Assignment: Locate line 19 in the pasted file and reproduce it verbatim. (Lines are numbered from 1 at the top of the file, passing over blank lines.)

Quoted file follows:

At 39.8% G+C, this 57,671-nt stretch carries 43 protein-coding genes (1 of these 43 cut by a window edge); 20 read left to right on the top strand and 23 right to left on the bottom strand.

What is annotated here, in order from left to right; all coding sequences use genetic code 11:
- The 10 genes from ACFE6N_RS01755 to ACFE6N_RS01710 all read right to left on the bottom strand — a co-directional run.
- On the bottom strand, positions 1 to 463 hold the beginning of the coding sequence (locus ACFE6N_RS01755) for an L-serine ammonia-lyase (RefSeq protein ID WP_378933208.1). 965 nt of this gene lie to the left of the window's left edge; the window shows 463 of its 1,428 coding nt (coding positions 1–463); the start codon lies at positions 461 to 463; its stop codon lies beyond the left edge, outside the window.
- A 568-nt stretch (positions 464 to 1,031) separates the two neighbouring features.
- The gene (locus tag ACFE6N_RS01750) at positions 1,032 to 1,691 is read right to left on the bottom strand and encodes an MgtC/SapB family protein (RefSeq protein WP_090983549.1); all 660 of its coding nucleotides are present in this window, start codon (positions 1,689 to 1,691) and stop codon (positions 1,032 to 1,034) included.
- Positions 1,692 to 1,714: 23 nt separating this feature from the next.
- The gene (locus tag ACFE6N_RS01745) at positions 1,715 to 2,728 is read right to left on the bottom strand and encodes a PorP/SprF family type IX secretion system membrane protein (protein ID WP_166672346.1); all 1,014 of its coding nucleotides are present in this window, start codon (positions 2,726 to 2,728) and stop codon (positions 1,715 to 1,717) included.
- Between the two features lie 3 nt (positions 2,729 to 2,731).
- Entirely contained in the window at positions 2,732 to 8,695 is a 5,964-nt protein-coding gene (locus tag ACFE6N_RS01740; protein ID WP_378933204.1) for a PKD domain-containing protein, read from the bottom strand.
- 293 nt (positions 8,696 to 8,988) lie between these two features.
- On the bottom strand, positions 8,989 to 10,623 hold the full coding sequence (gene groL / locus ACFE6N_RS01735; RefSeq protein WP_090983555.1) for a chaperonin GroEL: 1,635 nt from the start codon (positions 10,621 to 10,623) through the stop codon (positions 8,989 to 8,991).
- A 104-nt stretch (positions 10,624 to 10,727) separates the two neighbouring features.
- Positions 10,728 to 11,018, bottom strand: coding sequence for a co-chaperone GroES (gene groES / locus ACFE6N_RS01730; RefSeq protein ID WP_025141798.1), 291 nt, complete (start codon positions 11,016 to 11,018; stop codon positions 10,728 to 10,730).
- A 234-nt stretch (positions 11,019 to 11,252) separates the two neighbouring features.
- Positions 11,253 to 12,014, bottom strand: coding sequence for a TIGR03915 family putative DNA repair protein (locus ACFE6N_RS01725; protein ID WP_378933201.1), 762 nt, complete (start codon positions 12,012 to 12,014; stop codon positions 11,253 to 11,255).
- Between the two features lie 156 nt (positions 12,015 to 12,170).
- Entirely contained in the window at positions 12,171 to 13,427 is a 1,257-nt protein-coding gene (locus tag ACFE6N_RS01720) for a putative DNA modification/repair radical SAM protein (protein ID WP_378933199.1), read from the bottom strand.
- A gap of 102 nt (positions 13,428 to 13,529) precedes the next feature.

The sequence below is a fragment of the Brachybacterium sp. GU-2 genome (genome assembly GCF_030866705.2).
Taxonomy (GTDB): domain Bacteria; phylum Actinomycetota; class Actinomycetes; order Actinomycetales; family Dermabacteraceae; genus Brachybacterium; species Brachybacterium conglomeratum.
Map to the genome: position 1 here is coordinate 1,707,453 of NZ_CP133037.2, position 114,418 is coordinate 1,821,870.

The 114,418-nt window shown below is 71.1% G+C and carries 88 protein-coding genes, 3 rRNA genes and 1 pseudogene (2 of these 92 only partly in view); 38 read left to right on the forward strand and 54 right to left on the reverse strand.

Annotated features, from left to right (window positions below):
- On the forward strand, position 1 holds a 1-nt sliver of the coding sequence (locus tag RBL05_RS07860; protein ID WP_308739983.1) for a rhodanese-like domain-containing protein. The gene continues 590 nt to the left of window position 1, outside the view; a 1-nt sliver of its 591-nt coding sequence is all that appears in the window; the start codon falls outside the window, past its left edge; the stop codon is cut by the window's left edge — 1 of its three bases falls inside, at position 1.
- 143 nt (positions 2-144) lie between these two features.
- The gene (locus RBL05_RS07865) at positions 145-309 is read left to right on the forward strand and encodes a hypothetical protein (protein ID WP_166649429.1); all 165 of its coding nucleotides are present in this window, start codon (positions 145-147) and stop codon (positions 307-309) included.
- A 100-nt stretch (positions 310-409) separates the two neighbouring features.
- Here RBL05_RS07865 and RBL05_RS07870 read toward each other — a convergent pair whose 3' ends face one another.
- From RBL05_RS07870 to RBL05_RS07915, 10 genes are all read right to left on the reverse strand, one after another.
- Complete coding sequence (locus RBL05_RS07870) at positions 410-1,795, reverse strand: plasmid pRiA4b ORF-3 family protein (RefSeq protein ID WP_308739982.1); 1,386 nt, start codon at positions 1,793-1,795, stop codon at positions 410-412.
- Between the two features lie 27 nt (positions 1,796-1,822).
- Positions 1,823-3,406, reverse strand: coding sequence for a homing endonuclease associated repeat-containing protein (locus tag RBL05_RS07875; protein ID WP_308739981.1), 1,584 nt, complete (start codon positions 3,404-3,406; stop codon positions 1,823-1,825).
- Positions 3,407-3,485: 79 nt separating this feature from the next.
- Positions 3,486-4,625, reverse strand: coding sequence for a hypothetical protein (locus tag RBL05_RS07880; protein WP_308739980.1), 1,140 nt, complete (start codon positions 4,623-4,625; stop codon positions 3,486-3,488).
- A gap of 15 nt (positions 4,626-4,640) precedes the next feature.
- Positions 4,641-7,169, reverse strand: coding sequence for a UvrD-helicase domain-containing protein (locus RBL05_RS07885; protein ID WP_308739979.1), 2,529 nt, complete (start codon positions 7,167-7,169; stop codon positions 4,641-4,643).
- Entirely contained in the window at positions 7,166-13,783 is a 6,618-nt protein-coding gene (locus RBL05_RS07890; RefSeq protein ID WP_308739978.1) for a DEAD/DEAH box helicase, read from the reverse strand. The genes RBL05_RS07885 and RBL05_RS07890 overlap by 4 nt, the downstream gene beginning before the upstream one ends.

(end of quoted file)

- A gap of 102 nt (positions 13,428 to 13,529) precedes the next feature.